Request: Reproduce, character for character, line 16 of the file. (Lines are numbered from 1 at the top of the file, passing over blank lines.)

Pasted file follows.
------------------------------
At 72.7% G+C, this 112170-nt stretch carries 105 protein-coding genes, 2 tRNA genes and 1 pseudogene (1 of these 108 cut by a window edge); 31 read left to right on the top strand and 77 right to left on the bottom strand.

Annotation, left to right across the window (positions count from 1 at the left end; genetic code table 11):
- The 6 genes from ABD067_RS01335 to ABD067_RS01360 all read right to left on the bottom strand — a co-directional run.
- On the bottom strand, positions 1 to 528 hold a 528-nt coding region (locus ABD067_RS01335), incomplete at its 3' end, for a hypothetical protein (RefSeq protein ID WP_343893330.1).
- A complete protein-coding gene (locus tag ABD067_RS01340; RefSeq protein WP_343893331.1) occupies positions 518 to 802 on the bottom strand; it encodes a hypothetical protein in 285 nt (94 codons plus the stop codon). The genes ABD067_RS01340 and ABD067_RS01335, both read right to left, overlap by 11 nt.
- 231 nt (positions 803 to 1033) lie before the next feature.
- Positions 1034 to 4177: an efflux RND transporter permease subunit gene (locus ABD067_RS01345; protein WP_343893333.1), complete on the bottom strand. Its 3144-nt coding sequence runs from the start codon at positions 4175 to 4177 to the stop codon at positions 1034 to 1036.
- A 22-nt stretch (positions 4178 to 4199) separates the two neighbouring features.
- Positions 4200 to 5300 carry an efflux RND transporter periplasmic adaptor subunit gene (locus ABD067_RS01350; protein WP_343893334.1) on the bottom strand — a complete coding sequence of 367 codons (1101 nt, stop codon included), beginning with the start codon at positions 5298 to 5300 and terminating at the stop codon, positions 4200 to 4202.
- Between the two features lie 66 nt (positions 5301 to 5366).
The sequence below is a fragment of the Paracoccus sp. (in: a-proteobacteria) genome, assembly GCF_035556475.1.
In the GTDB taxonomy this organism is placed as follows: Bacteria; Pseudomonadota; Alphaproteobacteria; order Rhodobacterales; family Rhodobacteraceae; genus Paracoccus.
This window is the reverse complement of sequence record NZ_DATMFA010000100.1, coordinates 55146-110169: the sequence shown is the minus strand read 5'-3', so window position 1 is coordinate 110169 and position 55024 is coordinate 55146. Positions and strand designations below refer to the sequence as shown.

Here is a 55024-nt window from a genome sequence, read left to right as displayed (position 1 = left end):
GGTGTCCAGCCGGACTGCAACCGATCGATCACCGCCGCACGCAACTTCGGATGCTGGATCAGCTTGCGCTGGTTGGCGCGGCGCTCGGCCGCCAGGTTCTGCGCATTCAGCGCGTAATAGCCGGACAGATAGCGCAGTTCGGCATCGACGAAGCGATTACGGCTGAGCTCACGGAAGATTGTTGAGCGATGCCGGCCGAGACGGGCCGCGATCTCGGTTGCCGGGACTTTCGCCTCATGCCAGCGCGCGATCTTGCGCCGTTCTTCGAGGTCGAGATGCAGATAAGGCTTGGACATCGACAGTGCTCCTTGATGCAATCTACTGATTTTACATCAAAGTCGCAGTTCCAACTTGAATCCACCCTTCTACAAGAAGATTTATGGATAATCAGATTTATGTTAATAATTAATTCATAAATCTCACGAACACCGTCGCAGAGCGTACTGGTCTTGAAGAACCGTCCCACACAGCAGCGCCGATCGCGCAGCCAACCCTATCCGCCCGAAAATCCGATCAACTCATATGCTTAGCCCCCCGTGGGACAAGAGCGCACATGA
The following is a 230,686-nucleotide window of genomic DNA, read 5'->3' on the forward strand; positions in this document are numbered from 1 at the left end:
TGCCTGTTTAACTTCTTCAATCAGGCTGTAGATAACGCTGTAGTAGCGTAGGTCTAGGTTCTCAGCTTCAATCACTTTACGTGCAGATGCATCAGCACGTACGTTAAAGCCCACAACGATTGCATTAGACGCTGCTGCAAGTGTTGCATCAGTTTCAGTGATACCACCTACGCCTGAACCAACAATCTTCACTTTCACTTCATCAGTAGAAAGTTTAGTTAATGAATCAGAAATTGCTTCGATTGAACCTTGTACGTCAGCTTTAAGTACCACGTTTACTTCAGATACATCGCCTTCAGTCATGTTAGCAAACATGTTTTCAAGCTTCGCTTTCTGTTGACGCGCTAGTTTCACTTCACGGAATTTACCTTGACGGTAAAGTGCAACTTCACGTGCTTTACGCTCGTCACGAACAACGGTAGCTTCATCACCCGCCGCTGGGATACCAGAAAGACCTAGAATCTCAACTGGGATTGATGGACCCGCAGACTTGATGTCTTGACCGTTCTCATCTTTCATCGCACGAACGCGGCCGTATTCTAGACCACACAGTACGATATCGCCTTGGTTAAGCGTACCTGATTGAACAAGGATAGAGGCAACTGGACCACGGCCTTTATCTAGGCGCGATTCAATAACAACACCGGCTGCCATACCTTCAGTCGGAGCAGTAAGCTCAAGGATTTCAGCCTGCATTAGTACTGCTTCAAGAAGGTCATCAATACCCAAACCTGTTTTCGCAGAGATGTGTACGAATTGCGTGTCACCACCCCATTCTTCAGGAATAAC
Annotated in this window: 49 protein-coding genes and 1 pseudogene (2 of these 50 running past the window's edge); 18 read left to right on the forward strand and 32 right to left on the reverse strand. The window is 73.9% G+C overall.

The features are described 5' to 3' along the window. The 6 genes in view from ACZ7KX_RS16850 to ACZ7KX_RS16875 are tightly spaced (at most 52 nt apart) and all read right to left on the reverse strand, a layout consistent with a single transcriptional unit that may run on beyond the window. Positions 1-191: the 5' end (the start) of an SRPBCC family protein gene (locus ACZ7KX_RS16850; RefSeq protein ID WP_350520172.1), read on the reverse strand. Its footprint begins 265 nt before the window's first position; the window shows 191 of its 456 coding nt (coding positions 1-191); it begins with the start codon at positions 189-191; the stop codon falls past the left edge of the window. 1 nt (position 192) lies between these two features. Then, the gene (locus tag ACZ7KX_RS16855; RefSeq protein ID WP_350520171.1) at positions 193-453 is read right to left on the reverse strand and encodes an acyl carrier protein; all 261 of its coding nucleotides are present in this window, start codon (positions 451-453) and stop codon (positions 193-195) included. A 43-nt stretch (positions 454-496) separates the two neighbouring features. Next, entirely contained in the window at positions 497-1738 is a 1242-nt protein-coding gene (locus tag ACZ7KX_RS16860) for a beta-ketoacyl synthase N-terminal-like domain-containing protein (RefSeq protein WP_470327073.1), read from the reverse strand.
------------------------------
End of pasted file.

The following is a 230,686-nucleotide window of genomic DNA, read 5'->3' on the forward strand; positions in this document are numbered from 1 at the left end: